What’s the first thing you think about when you land a new job? Let me be blunt: your salary, right?
When I landed my first job out of college where I earned $15 an hour, you can imagine how excited I was to be making money. I didn’t put too much thought into the fact that my job was at least 40 miles away from my home, which created an 80-mile round trip commute each day – or a 400-mile commute each week.
At first, I thought it wasn’t that bad, but then it started to take a toll on both me and my car.
I started at the job in July, and by December that year, I was beginning to burn out. Whenever 4:30 p.m. rolled around, I would jump up from my desk and run to my car to get a head start on traffic.
I had to rush so that I could get to my son’s daycare before it closed at 5:15 p.m.
If I didn’t make it to the expressway by 4:40 p.m. each day, I’d be late and end up paying a late fee. And even if it weren’t for that daily stress, I didn’t like the fact that my son was so far from me.
I was also having issues with my car since I was putting so many miles on it each week. On top of my car loan, I had to pay for repair and maintenance expenses, along with higher insurance, more gas and fuel, and interstate tolls.
All in all, I think my car costs reached five figures during that year – in large part, it was due to my commute.
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A Silver Lining
I was often cranky, stressed, and on-edge at work. I knew my work-life balance would be much better if I could eliminate the almost two hours that I spent each workday driving.
The one thing that kept me going was knowing that my job was helping me pay off my debt at a rapid rate. Though the cost of living was lower in my hometown, there were fewer job prospects, so I knew I would never find a job that paid as much near my home.
And just about the time that I was considering a change, my boss offered me a sizeable raise!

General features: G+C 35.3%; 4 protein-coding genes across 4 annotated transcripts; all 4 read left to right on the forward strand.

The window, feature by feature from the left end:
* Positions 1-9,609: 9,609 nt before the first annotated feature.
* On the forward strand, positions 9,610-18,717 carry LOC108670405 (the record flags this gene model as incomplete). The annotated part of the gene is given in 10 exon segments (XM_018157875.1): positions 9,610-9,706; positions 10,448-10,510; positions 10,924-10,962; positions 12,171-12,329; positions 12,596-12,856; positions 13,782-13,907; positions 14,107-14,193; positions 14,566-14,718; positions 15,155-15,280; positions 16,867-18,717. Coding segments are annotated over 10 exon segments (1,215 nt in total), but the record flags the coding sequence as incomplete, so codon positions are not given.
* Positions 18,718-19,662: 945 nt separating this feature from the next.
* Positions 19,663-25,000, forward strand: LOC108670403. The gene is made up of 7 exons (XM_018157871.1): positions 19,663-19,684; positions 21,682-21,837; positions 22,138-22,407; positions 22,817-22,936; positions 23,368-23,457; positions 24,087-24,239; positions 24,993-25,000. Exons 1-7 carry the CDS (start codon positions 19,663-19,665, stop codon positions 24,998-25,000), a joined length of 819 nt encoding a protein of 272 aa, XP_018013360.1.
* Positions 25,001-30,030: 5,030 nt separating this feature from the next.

At that point, I made the decision to move closer to my job for my sanity, since there was no way that I could stick around and run a car that I was still paying for into the ground by driving an average of 1,600 miles each month just to get to work.
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Moving For Debt Payment
Usually, when people decide to move to continue making payments on their debt, they choose a more affordable area. Not me.
Since I was leaving a pretty affordable small town for a larger one, my living expenses spiked.
My rent went up, but only by $105 a month. And my new apartment also came with a water bill, which was not an expense that I had to worry about at my old place.
But the slight increase in living expenses that I endured was nothing compared to the sudden decrease in car-related expenses. I started to put the savings towards paying off more debt.
I added a mere $60 to my minimum monthly student loan payment of $140, and the rest went to my car loan. First, I started by putting an extra $300 toward that. Then I increased it to $400. And then $600. Six months after my move, I had paid off an additional $5,000 of debt!
What works for me may not work for everyone, but if you’re on a debt repayment journey like I am, make a list of your current expenses and pinpoint anything that may be hurting your wallet. After all, you don’t want your hard-earned dollar going out as exhaust fumes.
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